|Melvin Keihn||6'3"||220||4.5||Gilman School, Baltimore, MD||4*, #243 Nat'l||4*, #8 OLB||3*, #21 WDE|
|Jalen Tabor||6'||181||Friendship Collegiate Academy, Washington, D.C.||4*||4*, #6 CB||4*, #21 Nat'l, #4 CB|
|D'Andre Payne||5'9"||172||H.D. Woodson HS, Washington, D.C.||NR||3*, #24 CB||4*, #171 Nat'l, #14 CB|
|Jabrill Peppers||6'||190||Paramus Catholic, Paramus, NJ||5*||5*, #11 Nat'l, #4 CB||5*, #3 Nat'l, #1 CB|
|Damon Webb||5'11"||170||Cass Tech HS, Detroit, MI||4*||4*, #7 CB||4*, #192 Nat'l, #16 CB||Ohio|
|Nick Watkins||6'1"||180||4.5||Bishop Dunne Catholic, Dallas, TX||4*||4*, #5 CB||4*, #30 Nat'l, #5 CB|
|Parrker Westphal||6'1"||186||4.45||Bolingbrook HS, Bolingbrook, IL||4*||4*, #12 CB||4*, #165 Nat'l, #13 CB|
|Edward Paris||6'2"||188||4.35||Timberview HS, Mansfield, TX||4*||4*, #4 CB||5*, #10 Nat'l, #2 S||LSU|
|Troy Vincent, Jr.||5'10"||181||4.8||Gilman School, Baltimore, MD||4*||4*, #11 CB||3*, #22 CB|
|Adoree' Jackson||5'10"||172||Junipero Serra HS, Gardena, CA||5*, #8 Nat'l||5*, #7 Nat'l, #2 CB||4*, #33 Nat'l, #4 CB|
|T'Kevian Rockwell||6'1"||190||Wylie HS, Wylie, TX||4*||4*, #7 S||4*, #115 Nat'l, #10 S|
|Brandon Simmons||6'||170||4.6||Timberview HS, Mansfield, TX||4*||4*, #4 S||4*, #226 Nat'l, #19 S|
|Quin Blanding||6'2"||196||4.55||Bayside HS, Virginia Beach, VA||5*||5*, #15 Nat'l, #2 S||5*, #6 Nat'l, #1 S||UVA|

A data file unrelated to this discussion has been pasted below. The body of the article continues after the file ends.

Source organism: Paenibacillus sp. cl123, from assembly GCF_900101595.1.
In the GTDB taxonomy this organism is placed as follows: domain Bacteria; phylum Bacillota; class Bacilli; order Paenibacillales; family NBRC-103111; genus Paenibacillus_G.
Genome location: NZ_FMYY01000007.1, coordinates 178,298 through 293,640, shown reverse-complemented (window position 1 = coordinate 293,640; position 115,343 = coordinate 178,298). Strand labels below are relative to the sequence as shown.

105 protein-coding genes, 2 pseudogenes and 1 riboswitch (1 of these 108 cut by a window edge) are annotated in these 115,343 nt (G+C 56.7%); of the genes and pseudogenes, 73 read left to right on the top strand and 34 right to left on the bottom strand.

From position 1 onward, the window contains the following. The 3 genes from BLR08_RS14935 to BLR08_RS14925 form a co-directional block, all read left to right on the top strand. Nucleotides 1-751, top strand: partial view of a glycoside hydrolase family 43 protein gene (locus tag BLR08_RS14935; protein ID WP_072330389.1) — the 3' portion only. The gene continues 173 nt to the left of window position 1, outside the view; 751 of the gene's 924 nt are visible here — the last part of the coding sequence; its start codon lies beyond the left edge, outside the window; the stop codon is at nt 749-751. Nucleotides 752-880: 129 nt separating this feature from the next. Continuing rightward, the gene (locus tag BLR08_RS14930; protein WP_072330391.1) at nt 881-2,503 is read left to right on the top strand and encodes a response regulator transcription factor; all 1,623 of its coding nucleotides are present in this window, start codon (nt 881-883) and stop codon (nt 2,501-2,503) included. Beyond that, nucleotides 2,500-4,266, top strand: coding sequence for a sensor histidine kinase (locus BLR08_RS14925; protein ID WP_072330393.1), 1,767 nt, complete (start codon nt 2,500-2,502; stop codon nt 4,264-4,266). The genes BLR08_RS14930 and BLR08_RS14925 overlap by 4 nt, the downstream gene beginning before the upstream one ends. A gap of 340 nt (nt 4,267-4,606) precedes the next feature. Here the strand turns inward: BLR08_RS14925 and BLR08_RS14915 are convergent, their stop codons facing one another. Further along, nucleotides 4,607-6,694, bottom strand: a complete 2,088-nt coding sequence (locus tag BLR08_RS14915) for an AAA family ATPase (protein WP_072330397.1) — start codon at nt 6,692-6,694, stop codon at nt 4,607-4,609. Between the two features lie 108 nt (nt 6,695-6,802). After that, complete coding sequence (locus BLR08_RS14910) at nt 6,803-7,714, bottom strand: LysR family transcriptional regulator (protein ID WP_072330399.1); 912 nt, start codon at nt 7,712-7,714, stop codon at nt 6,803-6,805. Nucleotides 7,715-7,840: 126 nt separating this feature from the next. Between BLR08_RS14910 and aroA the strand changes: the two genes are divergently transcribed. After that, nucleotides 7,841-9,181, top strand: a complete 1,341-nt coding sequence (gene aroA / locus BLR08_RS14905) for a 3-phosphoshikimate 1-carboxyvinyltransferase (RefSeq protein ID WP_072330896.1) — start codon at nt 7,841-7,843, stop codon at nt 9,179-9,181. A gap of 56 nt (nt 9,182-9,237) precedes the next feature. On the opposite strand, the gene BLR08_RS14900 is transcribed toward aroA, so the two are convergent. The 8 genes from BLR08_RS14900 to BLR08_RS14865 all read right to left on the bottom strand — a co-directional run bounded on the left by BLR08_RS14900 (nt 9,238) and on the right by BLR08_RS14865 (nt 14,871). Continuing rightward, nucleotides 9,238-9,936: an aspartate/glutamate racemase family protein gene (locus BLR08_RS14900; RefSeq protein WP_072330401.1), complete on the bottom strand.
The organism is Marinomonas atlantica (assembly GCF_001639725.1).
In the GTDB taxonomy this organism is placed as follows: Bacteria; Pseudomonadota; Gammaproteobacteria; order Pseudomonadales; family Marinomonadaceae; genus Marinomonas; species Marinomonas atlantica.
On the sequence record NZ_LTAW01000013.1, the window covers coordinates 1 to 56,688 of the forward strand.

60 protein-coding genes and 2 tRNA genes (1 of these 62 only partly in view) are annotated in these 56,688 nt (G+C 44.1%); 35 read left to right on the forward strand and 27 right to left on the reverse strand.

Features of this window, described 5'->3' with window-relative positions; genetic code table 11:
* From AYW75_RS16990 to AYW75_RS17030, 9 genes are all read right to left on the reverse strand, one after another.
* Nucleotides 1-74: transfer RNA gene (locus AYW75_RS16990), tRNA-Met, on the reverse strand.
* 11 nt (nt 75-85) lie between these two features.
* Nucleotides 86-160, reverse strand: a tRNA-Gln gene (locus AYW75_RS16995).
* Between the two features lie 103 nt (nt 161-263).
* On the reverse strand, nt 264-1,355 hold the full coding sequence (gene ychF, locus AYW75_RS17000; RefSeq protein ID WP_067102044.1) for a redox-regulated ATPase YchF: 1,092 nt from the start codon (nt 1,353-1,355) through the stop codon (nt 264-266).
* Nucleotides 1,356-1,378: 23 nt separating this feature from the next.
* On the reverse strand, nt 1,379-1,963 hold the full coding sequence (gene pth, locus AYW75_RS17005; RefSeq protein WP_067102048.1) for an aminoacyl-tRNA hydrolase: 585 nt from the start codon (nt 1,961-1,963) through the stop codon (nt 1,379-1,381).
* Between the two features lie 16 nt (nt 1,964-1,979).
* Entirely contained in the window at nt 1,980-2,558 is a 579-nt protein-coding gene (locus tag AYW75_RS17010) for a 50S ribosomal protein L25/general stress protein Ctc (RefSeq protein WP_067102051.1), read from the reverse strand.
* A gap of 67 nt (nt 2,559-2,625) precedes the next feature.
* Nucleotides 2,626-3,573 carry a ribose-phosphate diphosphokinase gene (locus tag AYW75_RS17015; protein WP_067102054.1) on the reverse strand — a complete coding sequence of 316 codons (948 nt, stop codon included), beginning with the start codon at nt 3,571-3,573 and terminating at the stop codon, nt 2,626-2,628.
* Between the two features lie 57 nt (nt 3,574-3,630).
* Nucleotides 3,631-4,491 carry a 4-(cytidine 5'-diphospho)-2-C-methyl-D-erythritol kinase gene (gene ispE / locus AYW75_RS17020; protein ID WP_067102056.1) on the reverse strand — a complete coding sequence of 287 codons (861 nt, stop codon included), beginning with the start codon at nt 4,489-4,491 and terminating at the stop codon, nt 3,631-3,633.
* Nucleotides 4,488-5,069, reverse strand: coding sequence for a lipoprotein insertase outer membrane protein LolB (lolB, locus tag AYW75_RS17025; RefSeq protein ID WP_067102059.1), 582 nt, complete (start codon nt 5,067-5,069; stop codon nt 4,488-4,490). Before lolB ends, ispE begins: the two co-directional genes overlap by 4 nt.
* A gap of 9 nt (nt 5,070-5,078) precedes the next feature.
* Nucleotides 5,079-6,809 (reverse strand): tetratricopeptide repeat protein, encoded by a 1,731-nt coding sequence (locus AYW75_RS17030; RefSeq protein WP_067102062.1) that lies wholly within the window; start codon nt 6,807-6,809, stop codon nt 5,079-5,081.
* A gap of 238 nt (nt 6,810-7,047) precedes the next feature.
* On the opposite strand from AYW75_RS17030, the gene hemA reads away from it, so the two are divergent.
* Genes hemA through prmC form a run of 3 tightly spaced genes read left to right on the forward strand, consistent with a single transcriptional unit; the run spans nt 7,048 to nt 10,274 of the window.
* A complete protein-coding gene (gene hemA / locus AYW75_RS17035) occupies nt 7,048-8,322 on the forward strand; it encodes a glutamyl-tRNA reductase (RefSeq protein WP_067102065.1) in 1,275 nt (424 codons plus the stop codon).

|Montae Nicholson||6'2"||200||Gateway HS, Monroeville, PA||4*||3*, #12 S||4*, #212 Nat'l, #18 S|
|Erick Smith||6'1"||185||Glenville HS, Cleveland, OH||NR||NR||NR|
|Dravon Henry||6'||185||Aliquippa HS, Aliquippa, PA||4*, #157 Nat'l||3*, #19 RB||4*, #28 ATH|
|Kiy Hester||6'2"||200||De Paul Catholic HS, Wayne, NJ||4*||4*, #15 CB||4*, #128 Nat'l, #12 ATH|
|Juwann Winfree||6'2"||180||Dwight Morrow HS, Englewood, NJ||NR||NR||NR|
|Kalen Ballage||6'2||212||4.4||Falcon HS, Falcon, CO||NR||NR||4*, #34 ATH|
Bluestreak hasn't been maintaining the 2014 offer list so I've updated it. I used Rivals offer list along with TTB and the old 2014 list to compile this chart, making some judgment calls along the way. In some cases, I moved players to the positions they were offered at by Michigan's staff. (with the exception of Bo Scarbrough who was offered as a WR.) Michigan has verbally offered 85 players. The distribution is as follows:
In-State Players of Interest:
DT Kenneth Finley 6'3" 265 lbs. Muskegon HS
CB Jalen Watts-Jackson 6' 173 lbs. Orchard Lake St. Mary's Prep
LB William White 6'1" 215 lbs. Detroit Cass Tech HS